The Artemis I mission marks the beginning of a new era of human exploration for NASA. While the first launch of the Space Launch System (SLS) rocket will be unmanned, Artemis II will carry astronauts around the moon. The third Artemis flight will carry humans back to the lunar surface for the first time since the Apollo 17 mission in 1972. NASA Associate Director Thomas Zurbuchen has been key to the development of the program. new scientist reporter Leah Crane caught up with him at Cape Canaveral, Florida, shortly before the first Artemis I launch attempt on August 29, which had to be delayed due to technical difficulties. The new release date is scheduled for September 3.
How you feel? Enthusiastic? highly strung?
Every time you do something like this where everything has to work, there is, of course, excitement, joy, pride in the team, but there is also some concern, because you have bet everything on this moment. There is even fear that something could go wrong because many things have to go right.
Aside from the release itself, is there anything we’re going to learn that you’re particularly excited about?
There is a number of scientific research to be found there, much of it related to radiation, both with CubeSats and with CubeSats. [miniature satellites] and also radiation experiments in Orion. I’m really excited to learn about the deep space environment in the context of humans. We haven’t really thought about it for 50 years with that intensity.
It’s been a long road to this point, with countless delays and budget overruns. What is it all worth?
Must be. And it will be. After 20 years in low Earth orbit, we need to go further. Getting to that, I wish it was easier, but the journey begins with this.
How far has NASA planned after this first SLS launch?
We have to be really suspicious of the plans. The first three Artemis missions that we really need to make happen. We have to get back to the surface of the moon and there are no shortcuts. We need to be working on all three missions now.
When you go to Artemis IV to VII, of course we’re working on that, but on a time scale of say 10 years, or 15 years, there are a lot of variables that will adjust. The question is, how many big pitchers will we have? There’s a big pitcher sitting on the platform, will there be others? How many in the private sector? How many internationally?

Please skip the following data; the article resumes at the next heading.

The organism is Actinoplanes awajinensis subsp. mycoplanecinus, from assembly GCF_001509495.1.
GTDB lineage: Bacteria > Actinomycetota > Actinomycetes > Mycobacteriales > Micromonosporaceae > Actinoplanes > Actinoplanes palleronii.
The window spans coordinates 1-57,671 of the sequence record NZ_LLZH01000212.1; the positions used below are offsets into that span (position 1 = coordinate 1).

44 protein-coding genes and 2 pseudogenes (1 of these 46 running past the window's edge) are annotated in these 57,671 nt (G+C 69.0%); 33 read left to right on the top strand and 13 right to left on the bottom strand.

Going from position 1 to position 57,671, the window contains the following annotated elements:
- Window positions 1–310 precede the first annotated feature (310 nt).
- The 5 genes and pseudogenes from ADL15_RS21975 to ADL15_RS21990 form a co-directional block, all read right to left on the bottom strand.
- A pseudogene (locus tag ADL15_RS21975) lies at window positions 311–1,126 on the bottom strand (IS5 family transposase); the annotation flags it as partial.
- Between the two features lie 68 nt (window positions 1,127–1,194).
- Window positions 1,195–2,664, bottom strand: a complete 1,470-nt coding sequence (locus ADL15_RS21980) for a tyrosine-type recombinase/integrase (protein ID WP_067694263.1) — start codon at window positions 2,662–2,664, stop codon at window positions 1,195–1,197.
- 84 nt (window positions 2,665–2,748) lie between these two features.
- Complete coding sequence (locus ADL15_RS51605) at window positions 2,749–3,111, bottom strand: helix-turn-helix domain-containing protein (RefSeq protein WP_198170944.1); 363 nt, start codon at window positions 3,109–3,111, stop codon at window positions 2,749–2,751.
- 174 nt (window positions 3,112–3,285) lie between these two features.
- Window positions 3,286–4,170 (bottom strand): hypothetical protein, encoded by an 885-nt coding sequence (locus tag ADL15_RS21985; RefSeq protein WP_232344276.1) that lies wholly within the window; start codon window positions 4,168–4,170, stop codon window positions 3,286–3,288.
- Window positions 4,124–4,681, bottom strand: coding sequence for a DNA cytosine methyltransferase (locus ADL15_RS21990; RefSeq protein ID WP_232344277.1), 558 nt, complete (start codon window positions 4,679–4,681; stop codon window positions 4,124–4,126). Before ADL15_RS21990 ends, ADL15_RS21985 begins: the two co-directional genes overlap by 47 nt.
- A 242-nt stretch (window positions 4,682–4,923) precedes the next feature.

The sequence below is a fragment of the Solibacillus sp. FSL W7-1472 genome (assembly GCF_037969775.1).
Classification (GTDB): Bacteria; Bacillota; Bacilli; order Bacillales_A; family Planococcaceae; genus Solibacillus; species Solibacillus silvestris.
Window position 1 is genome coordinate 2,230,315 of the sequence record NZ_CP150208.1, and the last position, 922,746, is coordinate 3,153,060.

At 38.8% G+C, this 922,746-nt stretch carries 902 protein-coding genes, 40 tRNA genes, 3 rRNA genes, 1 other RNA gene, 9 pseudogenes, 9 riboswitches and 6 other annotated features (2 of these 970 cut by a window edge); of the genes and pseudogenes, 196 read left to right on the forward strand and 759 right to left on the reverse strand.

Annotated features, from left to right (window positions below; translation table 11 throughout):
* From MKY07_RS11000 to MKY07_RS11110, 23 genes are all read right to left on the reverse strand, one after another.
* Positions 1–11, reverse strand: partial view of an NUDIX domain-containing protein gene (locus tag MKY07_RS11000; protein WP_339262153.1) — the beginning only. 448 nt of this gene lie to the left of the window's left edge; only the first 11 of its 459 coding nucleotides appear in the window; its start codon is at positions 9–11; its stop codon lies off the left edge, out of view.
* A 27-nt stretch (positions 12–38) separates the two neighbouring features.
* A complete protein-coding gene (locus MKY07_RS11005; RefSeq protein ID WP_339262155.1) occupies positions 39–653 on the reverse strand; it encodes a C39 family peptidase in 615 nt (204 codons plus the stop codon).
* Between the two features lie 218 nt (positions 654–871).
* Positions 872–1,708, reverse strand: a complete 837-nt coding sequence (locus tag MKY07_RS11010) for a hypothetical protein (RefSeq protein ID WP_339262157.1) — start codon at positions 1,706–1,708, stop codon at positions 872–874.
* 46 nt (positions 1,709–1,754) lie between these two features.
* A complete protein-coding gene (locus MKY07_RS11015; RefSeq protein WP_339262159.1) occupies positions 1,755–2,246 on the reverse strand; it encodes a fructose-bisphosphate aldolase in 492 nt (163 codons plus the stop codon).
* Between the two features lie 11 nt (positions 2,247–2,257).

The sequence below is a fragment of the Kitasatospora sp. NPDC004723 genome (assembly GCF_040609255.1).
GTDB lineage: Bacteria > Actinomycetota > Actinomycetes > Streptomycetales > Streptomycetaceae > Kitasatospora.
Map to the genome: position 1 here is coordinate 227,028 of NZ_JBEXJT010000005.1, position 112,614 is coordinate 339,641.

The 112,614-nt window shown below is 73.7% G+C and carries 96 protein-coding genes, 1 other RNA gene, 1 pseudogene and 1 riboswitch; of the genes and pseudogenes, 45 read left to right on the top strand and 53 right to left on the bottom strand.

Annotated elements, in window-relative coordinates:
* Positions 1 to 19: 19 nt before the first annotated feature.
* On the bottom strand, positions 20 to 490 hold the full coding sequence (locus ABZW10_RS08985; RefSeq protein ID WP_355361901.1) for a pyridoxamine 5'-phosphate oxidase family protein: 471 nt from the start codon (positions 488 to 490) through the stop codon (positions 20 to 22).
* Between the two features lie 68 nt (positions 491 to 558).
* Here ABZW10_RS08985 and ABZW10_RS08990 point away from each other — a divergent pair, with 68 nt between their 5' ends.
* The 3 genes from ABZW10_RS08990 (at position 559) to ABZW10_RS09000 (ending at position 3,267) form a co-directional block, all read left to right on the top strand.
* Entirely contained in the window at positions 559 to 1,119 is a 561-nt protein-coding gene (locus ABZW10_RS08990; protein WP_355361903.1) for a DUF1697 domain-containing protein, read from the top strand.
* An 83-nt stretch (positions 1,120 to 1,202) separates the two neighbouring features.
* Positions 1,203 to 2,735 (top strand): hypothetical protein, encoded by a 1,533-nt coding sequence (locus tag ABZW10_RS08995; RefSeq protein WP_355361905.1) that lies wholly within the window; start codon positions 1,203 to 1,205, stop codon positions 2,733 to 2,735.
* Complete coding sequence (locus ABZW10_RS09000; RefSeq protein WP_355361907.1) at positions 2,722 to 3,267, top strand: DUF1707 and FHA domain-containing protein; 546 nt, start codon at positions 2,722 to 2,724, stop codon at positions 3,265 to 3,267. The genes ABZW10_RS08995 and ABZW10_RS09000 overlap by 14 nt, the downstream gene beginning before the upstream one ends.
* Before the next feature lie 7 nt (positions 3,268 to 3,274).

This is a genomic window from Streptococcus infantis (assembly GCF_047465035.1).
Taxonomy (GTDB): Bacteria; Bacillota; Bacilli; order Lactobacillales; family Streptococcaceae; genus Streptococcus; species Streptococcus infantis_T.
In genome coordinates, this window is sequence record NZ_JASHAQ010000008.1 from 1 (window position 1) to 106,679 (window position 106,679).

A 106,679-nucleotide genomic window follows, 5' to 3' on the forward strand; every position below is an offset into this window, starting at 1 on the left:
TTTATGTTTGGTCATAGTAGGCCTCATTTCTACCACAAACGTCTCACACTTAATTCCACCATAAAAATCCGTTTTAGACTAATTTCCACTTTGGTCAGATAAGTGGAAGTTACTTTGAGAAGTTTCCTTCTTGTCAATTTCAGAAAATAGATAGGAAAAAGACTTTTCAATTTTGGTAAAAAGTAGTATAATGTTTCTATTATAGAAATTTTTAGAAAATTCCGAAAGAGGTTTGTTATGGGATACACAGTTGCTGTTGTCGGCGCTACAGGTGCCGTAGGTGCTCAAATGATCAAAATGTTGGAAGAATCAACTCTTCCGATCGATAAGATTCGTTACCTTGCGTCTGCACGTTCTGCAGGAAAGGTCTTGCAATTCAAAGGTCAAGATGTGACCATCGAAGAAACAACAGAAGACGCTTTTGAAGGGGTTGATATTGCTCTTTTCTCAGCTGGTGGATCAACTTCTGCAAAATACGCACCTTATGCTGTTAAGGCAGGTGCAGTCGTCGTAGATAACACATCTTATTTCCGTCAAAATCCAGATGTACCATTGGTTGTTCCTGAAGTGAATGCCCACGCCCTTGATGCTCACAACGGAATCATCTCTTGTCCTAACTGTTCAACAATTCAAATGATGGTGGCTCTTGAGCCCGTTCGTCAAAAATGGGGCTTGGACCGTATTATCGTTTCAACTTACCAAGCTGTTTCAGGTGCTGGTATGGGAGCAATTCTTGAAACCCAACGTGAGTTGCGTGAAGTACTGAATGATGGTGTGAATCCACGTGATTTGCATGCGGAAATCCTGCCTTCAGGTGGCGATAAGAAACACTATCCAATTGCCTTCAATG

The next question is, what will we discover in relation to moon science by doing these first missions? What we discovered is largely driving the future plan. Plans beyond the upcoming Artemis missions really should be adaptable, they must be.
After this first uncrewed SLS launch, how much more difficult is it to put people in the Orion crew capsule on the rocket?
It is much more difficult. There are many problems. First of all, this is the first trip and, in fact, I think the risk to Orion is greater than the risk to the rocket. Bringing Orion back will be as challenging as leaving Earth.
Why is that?
Frankly, I’ve sat through 11+ hours of system reviews, so I’ve broken down every single risk out there. The heat shield is the main one that people have talked about, but the whole integration of the European Service Module system with the other parts, the propulsion part, the orbital injection, how it’s all going to work, it’s just not easy. . Set [communications] piece with this complex orbit, the orbital debris piece, the risks just add up. The mission only ends once Orion is safely here.
Are we using a lot of knowledge that we got from the Apollo program?
Yes, we must always learn everything we can learn from the previous generation, but I think this is also completely new: we return to a different moon than the one we left. The questions we have are very different and the research tools: small satellites were not a thing, AI was not a thing, massive amounts of data that we can analyze were not a thing. I think exciting science is going to come out of it, for sure.
The purpose of the Artemis missions is very different from the Apollo program. We’re not just going to plant a flag, how has that affected the mission plan?
When you first return with humans to the surface of the moon, the most important goal is to make the humans survive, whether or not you have a scientific purpose. As we go forward, when we go beyond the Artemis III mission, the science becomes much more dominant. We’re already talking right now about what kind of portable instruments we give astronauts, how much sample mass can we bring back? Because we believe that samples are just as important as anything that happens on the surface of the moon. The role of science is increasing as we move forward.
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